Thursday 19 September 2019

Biodiversity: Half of us don't know what it means

Enjoy a nature trail for National Biodiversity Week.
Enjoy a nature trail for National Biodiversity Week.

By Jim Hurley - Nature Trail

National Biodiversity Week starts on Friday of this week (the 19th) and finishes on Saturday of next week (the 27th).

In addition to the special week, biodiversity is being celebrated a lot. May 21 is 'European Natura 2000 Day', May 22 is 'International Biodiversity Day' and 2010-2020 is the United Nations 'Decade on Biodiversity'.

So, what is it; what is biodiversity? Back in 2007 a survey was carried out throughout the European Union. Pollsters asked representative samples of people across all Member States: 'Are you aware of biodiversity?' For analytical purposes people had to pick from three possible answers: I've heard of it and I know what it means, I've heard of it but I do not know what it means, or I've never heard of it.

In Ireland, 52% of people said that they'd never heard of it. The average for all 27 Member States was 35% with a range extending from 11% in the most aware country to 85% in the least aware country.

In Ireland, the sample was made up of 1,000 randomly selected people over the age of 16. Those who said they never heard of the word 'biodiversity' comprised 46% males, 58% females, 53% under 25 years of age and 62% over 65.

The Flash Eurobarometer survey is repeated every three years and the latest data show that the number of people in Ireland who never heard of biodiversity fell from 52% in 2007 to 35% last year. That must be good news. Awareness is growing but that needs to be tempered with the reality that more people are hearing about biodiversity because of habitat loss, species becoming extinct, global warming, etc.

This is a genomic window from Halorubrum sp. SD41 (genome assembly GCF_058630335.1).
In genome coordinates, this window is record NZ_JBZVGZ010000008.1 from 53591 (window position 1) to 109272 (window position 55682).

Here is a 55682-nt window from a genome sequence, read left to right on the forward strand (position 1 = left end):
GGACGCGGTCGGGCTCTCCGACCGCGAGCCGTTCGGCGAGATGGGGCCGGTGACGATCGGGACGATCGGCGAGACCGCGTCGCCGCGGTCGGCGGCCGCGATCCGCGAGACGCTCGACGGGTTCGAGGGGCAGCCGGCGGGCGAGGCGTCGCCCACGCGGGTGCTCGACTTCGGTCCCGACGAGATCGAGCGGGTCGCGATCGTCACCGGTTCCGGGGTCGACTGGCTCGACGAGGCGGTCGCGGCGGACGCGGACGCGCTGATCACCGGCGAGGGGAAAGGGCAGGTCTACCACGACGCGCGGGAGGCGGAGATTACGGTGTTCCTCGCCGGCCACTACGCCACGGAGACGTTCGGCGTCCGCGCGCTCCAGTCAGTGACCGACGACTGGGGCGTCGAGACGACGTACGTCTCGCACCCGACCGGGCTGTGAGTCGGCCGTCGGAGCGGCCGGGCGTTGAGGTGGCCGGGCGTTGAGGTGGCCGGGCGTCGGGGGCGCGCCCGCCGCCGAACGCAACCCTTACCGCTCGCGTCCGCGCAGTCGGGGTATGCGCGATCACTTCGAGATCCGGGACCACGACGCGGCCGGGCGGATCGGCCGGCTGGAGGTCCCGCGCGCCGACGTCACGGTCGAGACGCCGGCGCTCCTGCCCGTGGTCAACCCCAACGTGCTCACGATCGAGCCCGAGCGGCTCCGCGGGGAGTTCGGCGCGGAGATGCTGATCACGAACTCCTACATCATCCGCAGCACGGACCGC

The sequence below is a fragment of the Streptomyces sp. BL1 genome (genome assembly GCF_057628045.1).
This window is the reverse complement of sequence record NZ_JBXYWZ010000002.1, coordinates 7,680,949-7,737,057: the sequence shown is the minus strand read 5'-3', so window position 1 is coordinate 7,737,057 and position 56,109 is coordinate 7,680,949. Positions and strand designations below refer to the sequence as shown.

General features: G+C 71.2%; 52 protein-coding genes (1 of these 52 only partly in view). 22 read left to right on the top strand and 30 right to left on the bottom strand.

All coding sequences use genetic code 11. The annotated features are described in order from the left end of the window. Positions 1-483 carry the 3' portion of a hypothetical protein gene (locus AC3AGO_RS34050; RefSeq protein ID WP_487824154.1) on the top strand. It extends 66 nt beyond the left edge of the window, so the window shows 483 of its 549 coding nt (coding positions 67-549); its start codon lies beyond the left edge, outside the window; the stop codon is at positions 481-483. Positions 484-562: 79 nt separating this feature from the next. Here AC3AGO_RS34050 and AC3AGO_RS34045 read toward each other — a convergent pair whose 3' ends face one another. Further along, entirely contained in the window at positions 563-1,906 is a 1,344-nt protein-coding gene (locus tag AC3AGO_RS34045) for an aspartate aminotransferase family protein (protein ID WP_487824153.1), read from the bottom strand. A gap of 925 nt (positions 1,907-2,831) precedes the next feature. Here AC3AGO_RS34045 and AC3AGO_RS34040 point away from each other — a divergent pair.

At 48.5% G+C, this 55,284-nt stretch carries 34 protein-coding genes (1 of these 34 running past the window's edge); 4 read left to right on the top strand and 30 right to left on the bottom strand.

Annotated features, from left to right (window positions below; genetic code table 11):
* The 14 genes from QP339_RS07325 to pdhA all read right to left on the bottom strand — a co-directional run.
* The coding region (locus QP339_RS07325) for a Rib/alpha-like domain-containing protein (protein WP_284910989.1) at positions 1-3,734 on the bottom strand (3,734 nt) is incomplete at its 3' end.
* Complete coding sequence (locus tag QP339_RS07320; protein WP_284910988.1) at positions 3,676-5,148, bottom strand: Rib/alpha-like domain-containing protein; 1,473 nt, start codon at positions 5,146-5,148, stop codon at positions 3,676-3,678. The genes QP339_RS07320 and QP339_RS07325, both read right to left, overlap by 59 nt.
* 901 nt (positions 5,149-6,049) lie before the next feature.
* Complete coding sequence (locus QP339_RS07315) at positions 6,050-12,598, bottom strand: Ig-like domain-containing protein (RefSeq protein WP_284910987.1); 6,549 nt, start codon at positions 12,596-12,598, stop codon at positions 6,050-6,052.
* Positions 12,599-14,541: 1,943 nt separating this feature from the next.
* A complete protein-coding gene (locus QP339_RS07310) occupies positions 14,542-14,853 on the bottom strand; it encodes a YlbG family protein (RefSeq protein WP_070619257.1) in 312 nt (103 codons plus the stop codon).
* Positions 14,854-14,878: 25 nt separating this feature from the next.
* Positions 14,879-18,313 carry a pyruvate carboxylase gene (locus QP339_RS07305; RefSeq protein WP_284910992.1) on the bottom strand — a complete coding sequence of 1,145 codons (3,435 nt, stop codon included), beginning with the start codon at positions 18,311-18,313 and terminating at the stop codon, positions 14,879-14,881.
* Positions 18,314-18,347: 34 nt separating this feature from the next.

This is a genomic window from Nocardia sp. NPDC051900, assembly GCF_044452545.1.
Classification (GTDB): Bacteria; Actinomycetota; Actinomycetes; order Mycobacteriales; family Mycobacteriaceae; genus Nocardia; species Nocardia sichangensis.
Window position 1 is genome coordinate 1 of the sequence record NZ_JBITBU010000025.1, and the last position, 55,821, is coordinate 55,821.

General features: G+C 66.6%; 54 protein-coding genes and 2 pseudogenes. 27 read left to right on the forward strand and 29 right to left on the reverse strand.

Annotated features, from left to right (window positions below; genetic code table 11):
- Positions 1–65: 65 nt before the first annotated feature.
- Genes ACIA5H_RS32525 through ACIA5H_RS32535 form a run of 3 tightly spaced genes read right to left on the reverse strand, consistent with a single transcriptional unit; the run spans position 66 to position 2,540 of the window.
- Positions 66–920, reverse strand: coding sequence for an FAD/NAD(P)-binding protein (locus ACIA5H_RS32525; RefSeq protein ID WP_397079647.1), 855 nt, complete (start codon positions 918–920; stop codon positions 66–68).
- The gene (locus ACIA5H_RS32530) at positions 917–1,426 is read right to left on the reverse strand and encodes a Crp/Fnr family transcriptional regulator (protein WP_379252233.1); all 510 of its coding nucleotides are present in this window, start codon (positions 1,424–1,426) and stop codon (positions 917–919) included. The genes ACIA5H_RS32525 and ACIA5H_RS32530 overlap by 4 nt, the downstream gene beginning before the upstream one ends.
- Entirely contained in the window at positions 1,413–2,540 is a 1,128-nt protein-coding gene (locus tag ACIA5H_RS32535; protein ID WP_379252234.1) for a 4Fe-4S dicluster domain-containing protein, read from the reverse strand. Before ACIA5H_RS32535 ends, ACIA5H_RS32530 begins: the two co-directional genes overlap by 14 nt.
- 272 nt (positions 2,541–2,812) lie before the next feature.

So, what is biodiversity? The word is, of course, a made-up term, a contraction of two words: 'biological diversity'. The term became popular in the 1980s to describe the variety of life forms found in a particular place be it a wood, a rock pool, a bog, a mountain top, etc. Biodiversity might, for example, be very high in an old woodland but, understandably, very low in the carpark of a nearby village.

It won't take you long to think of some place with a high biodiversity not too far from wherever you are located. It may be your local nature reserve, a Coillte open forest, your local beach or town park. Do make a point of going there during National Biodiversity Week to explore, savour, celebrate and enjoy its biodiversity.

Wexford People

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